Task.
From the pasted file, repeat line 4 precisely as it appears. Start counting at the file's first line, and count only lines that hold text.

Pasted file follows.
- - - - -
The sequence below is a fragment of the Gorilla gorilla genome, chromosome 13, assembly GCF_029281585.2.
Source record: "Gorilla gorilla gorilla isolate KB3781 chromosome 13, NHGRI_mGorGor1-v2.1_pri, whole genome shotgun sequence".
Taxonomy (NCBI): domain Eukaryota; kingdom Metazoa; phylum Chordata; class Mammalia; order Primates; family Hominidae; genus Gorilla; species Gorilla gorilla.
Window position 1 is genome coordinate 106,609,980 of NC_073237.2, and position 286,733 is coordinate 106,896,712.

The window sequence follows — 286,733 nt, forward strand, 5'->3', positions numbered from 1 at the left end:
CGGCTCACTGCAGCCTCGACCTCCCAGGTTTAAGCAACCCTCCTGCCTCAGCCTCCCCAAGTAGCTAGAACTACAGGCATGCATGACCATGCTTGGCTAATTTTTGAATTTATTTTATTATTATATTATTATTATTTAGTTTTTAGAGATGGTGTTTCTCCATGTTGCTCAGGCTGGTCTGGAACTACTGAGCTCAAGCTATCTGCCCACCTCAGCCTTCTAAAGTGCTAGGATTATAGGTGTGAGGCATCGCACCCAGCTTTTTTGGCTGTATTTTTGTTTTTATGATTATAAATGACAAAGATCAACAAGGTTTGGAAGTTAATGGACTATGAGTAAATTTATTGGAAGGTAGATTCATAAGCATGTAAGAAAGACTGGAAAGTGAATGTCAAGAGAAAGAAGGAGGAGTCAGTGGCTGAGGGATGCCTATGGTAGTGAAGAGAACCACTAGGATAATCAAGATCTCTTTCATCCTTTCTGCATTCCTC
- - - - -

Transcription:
Window position 1 is genome coordinate 106,609,980 of NC_073237.2, and position 286,733 is coordinate 106,896,712.